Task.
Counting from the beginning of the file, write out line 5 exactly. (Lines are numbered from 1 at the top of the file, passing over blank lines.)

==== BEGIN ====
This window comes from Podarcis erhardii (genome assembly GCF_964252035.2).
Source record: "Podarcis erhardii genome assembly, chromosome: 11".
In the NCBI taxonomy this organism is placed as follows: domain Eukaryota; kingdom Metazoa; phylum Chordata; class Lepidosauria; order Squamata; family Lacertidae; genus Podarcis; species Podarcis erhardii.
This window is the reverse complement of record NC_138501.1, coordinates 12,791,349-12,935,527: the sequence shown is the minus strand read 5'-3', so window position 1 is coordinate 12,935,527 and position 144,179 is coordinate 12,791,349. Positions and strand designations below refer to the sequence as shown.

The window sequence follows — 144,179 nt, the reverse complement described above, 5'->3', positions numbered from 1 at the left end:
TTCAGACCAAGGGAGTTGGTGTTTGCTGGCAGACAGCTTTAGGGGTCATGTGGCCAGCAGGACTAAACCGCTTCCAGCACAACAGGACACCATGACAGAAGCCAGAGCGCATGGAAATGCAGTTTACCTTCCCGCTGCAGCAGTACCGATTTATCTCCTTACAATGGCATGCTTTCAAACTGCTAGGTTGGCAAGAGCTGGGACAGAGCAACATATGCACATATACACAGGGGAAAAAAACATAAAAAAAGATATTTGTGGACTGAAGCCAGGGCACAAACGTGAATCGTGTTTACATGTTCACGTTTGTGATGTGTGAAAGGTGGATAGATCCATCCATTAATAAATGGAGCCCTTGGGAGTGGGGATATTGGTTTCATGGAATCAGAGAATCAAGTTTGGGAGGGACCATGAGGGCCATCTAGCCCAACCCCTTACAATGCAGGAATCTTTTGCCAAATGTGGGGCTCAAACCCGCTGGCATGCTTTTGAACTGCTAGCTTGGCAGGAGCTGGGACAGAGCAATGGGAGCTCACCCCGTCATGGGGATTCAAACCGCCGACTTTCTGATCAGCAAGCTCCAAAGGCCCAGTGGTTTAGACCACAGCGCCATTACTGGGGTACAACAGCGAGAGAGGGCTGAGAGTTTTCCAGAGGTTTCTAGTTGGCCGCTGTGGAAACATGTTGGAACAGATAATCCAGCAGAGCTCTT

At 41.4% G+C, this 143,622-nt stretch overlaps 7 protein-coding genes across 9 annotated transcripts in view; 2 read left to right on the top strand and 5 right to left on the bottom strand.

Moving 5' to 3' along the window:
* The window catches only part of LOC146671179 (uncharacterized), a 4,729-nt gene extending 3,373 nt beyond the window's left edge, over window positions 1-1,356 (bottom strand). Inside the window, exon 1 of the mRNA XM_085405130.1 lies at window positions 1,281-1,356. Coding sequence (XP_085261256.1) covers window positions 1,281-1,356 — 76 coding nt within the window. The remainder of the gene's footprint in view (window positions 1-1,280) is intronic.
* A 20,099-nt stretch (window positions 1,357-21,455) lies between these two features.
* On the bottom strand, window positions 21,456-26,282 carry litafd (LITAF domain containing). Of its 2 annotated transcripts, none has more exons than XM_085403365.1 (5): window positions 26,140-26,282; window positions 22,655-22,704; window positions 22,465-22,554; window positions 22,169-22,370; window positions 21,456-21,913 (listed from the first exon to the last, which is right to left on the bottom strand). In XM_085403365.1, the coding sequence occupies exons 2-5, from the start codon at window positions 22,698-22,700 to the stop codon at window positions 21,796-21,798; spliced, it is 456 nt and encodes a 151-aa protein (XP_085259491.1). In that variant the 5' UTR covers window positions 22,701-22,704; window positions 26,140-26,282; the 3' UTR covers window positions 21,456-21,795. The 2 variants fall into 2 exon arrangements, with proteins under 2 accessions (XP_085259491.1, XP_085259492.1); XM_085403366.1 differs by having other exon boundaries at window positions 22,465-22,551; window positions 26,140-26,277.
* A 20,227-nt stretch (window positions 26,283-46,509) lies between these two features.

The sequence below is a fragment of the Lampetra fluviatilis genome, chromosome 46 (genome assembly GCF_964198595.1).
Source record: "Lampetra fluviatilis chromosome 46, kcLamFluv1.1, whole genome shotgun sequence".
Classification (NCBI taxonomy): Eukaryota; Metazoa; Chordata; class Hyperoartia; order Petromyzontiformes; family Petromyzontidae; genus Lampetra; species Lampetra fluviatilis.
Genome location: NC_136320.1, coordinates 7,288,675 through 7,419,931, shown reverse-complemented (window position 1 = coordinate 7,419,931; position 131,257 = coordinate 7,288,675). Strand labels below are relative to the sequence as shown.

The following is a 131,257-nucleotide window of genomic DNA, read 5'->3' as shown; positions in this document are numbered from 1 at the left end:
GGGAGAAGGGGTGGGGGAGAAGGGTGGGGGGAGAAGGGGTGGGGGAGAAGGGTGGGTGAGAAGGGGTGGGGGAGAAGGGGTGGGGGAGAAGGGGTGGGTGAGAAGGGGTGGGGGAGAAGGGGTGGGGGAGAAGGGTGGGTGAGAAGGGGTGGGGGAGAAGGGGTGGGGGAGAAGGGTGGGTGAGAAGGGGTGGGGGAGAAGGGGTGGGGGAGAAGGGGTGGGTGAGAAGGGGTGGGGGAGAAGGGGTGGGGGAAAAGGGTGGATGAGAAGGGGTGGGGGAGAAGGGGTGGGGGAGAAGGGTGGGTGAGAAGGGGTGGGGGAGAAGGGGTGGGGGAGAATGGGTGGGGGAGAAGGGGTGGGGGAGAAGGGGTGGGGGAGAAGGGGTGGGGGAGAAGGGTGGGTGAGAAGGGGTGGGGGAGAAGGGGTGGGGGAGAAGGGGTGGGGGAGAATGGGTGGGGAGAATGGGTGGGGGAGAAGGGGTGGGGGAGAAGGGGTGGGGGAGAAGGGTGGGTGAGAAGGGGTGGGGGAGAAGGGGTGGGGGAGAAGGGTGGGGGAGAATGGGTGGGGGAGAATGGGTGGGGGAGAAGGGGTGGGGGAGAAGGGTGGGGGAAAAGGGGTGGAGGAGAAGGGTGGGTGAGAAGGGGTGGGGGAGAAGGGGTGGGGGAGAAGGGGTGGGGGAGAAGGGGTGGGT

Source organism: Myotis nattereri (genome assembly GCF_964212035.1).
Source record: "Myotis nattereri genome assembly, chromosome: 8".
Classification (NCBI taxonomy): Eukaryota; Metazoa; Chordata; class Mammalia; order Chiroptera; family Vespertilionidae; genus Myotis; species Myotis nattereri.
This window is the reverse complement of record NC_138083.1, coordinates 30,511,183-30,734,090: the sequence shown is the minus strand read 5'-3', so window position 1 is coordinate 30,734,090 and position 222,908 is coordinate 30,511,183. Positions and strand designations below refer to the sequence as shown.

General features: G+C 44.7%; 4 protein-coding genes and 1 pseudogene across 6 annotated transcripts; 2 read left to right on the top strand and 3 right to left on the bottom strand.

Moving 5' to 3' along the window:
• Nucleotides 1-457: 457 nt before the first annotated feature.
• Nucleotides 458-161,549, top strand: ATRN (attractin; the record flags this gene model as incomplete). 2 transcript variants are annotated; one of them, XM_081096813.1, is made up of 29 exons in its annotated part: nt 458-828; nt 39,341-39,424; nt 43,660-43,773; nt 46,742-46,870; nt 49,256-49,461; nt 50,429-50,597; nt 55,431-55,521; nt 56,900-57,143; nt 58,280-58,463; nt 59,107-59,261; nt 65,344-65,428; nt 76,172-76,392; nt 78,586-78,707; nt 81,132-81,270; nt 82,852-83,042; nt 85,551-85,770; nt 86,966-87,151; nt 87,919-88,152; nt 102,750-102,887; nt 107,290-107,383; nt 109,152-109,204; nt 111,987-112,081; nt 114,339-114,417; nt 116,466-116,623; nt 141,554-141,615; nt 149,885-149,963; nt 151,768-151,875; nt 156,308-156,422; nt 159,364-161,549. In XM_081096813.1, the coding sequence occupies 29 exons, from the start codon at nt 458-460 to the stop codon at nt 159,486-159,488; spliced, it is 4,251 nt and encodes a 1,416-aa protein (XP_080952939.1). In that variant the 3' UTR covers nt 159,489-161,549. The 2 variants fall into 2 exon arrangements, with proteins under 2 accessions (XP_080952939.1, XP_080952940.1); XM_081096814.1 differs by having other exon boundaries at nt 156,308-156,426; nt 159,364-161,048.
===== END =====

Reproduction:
The window sequence follows — 144,179 nt, the reverse complement described above, 5'->3', positions numbered from 1 at the left end: